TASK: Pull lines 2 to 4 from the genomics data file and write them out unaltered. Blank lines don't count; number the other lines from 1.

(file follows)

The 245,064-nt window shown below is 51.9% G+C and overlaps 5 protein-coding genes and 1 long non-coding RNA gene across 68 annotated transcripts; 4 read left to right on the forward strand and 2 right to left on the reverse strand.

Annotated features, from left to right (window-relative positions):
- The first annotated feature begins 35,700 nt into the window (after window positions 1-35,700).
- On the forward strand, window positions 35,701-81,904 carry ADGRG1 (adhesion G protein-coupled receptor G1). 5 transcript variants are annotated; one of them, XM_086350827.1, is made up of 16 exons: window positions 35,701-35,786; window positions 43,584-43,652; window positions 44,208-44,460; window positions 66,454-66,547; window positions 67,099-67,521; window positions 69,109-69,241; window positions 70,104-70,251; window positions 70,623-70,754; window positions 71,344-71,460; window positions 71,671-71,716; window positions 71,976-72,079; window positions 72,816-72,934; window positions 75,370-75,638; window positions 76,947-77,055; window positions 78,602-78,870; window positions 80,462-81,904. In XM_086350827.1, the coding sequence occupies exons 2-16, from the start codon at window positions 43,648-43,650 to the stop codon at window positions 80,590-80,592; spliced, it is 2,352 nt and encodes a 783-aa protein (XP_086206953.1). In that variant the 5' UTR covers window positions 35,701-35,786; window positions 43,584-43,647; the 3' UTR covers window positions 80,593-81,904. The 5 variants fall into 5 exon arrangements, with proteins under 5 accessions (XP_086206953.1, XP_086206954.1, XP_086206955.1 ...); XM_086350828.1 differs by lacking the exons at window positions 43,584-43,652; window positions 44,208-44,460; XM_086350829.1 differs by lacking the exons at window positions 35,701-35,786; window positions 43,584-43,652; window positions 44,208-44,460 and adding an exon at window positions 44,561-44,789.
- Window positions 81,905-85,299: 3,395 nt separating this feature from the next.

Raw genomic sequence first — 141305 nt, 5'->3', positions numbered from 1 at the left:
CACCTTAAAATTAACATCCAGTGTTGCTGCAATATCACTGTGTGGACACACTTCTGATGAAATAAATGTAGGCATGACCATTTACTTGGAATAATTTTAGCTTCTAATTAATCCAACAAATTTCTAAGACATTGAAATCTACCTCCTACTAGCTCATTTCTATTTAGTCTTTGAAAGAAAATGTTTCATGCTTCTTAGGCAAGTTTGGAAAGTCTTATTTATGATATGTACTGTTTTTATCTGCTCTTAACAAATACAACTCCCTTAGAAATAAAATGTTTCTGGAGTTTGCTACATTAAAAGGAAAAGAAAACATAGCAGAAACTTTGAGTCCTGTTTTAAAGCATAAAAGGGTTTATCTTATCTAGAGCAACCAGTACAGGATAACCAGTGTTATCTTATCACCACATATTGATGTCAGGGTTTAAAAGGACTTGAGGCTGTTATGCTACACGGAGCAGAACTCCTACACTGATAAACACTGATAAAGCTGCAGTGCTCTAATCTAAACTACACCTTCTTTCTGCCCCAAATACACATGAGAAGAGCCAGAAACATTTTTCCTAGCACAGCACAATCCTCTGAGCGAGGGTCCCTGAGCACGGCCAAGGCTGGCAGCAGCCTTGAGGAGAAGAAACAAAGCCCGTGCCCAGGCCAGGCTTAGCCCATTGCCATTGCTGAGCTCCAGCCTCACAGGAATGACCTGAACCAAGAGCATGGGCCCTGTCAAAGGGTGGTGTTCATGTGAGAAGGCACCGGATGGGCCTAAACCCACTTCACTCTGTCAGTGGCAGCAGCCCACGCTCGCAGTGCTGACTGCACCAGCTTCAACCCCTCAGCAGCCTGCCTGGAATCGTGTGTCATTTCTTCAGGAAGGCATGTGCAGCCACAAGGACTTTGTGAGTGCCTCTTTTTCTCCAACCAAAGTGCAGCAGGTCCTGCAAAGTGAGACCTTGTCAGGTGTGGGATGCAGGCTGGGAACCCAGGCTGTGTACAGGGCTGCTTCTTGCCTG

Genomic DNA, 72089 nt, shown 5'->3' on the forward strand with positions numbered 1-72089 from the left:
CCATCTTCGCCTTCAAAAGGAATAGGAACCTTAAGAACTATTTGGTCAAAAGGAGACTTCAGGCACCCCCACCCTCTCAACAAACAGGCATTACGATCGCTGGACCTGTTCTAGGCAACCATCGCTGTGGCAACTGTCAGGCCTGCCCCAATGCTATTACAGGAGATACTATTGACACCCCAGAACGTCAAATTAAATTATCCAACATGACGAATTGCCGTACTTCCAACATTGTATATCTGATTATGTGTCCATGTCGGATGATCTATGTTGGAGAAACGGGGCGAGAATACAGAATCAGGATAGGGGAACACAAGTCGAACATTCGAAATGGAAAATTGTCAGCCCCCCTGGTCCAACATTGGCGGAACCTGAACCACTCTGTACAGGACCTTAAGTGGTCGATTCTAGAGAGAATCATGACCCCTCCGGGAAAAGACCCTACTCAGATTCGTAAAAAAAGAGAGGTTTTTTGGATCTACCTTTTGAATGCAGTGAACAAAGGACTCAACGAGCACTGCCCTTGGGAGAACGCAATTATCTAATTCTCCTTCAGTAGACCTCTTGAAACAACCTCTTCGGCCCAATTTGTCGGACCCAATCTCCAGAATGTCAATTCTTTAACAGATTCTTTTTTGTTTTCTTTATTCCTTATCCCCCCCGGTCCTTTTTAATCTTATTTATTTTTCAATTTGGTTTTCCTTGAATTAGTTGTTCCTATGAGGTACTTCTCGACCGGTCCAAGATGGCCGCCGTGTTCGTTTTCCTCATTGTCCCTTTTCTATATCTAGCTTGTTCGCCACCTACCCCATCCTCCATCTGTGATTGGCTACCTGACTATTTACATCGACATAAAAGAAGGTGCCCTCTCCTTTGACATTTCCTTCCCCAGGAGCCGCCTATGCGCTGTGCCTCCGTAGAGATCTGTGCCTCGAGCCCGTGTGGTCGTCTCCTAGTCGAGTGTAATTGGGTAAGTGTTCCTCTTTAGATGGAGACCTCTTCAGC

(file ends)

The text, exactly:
Annotated features, from left to right (window-relative positions):
- The first annotated feature begins 35,700 nt into the window (after window positions 1-35,700).
- On the forward strand, window positions 35,701-81,904 carry ADGRG1 (adhesion G protein-coupled receptor G1). 5 transcript variants are annotated; one of them, XM_086350827.1, is made up of 16 exons: window positions 35,701-35,786; window positions 43,584-43,652; window positions 44,208-44,460; window positions 66,454-66,547; window positions 67,099-67,521; window positions 69,109-69,241; window positions 70,104-70,251; window positions 70,623-70,754; window positions 71,344-71,460; window positions 71,671-71,716; window positions 71,976-72,079; window positions 72,816-72,934; window positions 75,370-75,638; window positions 76,947-77,055; window positions 78,602-78,870; window positions 80,462-81,904. In XM_086350827.1, the coding sequence occupies exons 2-16, from the start codon at window positions 43,648-43,650 to the stop codon at window positions 80,590-80,592; spliced, it is 2,352 nt and encodes a 783-aa protein (XP_086206953.1). In that variant the 5' UTR covers window positions 35,701-35,786; window positions 43,584-43,647; the 3' UTR covers window positions 80,593-81,904. The 5 variants fall into 5 exon arrangements, with proteins under 5 accessions (XP_086206953.1, XP_086206954.1, XP_086206955.1 ...); XM_086350828.1 differs by lacking the exons at window positions 43,584-43,652; window positions 44,208-44,460; XM_086350829.1 differs by lacking the exons at window positions 35,701-35,786; window positions 43,584-43,652; window positions 44,208-44,460 and adding an exon at window positions 44,561-44,789.